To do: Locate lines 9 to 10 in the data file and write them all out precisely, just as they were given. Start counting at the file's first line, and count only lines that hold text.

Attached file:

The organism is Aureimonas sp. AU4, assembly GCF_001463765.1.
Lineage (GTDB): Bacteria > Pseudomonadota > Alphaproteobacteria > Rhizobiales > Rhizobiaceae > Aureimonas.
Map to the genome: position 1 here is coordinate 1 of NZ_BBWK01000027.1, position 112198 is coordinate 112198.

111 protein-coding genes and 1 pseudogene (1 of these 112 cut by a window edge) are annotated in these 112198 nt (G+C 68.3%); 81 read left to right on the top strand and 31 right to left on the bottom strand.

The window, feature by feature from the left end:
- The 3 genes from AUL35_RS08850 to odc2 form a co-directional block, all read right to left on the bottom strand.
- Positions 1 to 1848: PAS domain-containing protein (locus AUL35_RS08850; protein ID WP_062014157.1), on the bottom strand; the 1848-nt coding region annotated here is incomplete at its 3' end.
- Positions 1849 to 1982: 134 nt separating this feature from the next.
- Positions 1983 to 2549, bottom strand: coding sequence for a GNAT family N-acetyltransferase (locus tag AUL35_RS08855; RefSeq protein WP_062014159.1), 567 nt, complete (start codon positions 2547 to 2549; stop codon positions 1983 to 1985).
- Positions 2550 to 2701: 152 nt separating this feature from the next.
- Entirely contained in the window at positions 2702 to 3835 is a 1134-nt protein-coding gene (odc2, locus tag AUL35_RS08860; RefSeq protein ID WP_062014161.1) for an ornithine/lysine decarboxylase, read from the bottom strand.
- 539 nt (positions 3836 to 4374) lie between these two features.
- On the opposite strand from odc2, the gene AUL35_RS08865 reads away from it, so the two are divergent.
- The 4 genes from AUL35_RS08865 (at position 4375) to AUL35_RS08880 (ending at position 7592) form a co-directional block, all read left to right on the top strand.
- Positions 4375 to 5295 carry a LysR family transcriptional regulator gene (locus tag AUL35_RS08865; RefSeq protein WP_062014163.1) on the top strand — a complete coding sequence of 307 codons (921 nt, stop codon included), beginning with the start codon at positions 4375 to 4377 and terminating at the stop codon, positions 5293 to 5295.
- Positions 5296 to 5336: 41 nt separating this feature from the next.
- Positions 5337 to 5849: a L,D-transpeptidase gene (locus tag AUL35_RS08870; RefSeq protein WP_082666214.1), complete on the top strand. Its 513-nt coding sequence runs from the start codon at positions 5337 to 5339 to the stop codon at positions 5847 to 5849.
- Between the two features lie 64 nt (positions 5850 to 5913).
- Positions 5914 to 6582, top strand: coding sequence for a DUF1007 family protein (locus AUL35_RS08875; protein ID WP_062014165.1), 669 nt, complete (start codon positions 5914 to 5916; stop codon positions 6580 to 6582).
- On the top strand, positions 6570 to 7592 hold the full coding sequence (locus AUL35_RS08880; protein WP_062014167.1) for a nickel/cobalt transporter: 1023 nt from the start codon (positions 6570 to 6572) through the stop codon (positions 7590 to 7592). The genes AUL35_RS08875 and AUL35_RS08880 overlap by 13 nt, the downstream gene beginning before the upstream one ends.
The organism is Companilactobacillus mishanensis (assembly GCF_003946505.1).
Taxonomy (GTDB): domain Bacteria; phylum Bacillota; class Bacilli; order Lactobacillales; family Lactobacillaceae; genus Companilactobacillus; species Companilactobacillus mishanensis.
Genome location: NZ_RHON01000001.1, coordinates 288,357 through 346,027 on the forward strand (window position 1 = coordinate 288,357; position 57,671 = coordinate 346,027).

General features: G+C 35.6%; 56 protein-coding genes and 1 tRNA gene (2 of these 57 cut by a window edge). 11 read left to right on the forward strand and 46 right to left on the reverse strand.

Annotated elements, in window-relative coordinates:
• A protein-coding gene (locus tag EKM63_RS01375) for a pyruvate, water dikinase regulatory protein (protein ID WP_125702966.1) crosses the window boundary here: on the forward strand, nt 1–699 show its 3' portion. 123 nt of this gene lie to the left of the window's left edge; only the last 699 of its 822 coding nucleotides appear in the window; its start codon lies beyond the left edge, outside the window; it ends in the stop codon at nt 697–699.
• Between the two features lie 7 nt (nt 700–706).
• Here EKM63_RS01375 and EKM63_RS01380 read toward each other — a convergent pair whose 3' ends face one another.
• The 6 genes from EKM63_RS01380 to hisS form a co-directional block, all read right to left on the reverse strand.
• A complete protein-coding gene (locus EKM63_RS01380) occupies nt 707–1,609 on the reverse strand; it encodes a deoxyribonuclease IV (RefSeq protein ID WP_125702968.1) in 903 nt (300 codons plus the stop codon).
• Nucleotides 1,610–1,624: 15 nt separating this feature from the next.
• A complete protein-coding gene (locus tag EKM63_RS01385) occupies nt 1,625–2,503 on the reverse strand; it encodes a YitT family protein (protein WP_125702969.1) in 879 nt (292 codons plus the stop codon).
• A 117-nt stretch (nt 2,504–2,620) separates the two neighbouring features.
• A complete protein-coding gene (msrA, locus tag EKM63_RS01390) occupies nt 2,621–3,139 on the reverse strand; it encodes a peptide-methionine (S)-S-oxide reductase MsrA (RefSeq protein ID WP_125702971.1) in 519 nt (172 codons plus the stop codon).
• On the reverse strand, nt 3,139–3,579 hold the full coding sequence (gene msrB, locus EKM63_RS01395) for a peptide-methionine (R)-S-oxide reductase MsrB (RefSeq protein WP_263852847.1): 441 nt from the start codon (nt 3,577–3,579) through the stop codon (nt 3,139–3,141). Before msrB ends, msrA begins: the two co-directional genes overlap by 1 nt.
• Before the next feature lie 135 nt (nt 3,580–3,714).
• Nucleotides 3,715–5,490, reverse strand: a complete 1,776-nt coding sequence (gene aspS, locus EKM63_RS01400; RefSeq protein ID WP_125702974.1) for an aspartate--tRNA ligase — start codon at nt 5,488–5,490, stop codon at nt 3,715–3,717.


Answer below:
- Positions 1983 to 2549, bottom strand: coding sequence for a GNAT family N-acetyltransferase (locus tag AUL35_RS08855; RefSeq protein WP_062014159.1), 567 nt, complete (start codon positions 2547 to 2549; stop codon positions 1983 to 1985).
- Positions 2550 to 2701: 152 nt separating this feature from the next.